The role and status of the medical specialist
Medical specialists work mainly in hospitals and specialized clinics. In addition to their clinical duties, some also supervise residents and medical students, as well as teach at universities. Many of them are also involved in medical research.
As part of their profession, medical specialists collaborate with treatment teams to provide continuous care to patients with various health problems. Multidisciplinary teams of health care professionals are found in many medical facilities and groups.
For example, an orthopaedic surgeon may work with a general practitioner, physiotherapist, kinesiologist, occupational therapist, etc. An endocrinologist may work with a team of nutritionists, psychologists and kinesiologists. The patient is therefore at the heart of the medical interventions made by specialists.
Medical specialists operate in the Quebec health care system as self-employed workers. This status allows them to preserve their professional autonomy, meaning that they are assured of being able to freely exercise their professional judgment independantly in the treatment of their patients, without external interference.
On the other hand, the self-employed status of physicians implies that physicians have no pension funds, sick leave or government-paid vacations. Moreover, if physicians practice in an office, they must assume the resulting costs out of their remuneration: rental of premises, insurance, salaries and benefits of their employees, supplies, etc.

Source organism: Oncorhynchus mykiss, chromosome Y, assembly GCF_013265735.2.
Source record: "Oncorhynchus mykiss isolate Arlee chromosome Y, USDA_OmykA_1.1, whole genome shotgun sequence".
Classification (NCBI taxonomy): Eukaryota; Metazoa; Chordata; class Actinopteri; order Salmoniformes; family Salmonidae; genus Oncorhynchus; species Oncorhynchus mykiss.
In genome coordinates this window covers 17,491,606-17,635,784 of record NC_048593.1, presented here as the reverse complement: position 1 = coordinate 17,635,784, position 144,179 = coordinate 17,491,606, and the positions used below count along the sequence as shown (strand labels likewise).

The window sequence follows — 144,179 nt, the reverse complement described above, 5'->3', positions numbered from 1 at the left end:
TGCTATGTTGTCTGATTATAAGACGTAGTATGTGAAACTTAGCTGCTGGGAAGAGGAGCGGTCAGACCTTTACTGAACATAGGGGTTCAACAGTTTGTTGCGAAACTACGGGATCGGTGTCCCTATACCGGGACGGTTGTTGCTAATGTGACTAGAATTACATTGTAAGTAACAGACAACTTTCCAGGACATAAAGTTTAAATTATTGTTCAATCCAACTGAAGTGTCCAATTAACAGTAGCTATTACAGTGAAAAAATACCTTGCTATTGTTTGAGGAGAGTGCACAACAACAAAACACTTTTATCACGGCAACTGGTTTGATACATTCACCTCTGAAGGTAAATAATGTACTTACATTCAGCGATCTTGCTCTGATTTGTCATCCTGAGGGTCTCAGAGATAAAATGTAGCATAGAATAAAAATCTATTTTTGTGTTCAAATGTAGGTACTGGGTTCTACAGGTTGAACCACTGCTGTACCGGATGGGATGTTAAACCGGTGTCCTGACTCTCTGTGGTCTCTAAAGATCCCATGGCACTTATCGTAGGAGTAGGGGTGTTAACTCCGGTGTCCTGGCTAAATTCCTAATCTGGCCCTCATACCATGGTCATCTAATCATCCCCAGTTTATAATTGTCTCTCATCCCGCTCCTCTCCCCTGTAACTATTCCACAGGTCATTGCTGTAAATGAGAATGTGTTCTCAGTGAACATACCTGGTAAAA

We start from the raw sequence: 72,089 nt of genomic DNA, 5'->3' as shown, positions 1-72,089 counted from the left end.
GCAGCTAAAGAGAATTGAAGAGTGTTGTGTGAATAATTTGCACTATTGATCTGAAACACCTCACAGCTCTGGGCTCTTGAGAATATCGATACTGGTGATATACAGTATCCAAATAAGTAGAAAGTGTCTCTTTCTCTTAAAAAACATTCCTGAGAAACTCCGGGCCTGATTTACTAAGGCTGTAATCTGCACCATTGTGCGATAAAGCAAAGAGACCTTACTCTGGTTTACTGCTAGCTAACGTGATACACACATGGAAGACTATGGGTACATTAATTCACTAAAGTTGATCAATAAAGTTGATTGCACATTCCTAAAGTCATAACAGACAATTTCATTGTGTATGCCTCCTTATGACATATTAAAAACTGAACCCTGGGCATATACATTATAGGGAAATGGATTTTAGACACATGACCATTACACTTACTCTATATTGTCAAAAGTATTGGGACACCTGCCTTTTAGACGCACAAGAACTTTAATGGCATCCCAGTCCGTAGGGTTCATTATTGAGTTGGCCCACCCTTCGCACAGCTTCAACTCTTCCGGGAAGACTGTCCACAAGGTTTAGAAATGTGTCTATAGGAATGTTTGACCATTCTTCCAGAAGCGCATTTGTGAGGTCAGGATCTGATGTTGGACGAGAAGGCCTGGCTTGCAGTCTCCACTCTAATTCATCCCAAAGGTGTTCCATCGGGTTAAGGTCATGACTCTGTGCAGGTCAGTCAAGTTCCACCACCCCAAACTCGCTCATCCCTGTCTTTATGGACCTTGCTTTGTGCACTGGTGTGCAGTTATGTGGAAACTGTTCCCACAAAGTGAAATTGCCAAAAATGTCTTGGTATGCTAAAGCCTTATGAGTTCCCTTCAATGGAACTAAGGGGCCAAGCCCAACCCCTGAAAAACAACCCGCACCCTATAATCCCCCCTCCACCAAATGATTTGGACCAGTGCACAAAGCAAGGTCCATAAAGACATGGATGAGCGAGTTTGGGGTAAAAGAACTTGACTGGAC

The medical profession is exclusive. Only members of the Collège des médecins du Québec have the right to use the title of physician and to practice medicine.
Three principal types of remuneration
All fees for physicians practicing in the Quebec public health system are paid by the Régie de l'assurance maladie du Québec. The three principal types of remuneration are fee-for-service, salary and mixed remuneration.
The majority of medical specialists are remunerated on a fee-for-service basis. A billing code is specifically assigned to each medical procedure (examination, medical consultation, surgery, diagnostic or therapeutic intervention performed by a physician). This code gives the right to a certain amount established under agreements negotiated with the government. The value of a procedure may vary and is determined by taking into account various factors (complexity, frequency, time of day, etc.).
Although quite rare, some medical specialists are paid on a salary basis. In this system, the physician receives a sum of money for each hour worked or a fixed annual amount.
Other medical specialists have chosen to benefit from a mixed remuneration, i.e. combining fee-for-service and salaried work. The physician then receives a basic lump sum (per diem) for their attendance at work, as well as an additional fee per procedure. This type of remuneration is well suited to the practice of a specialty with specific clienteles (children and the elderly) or when the volume of activity is not constant, for example when a physician practices in a region far from major urban centers.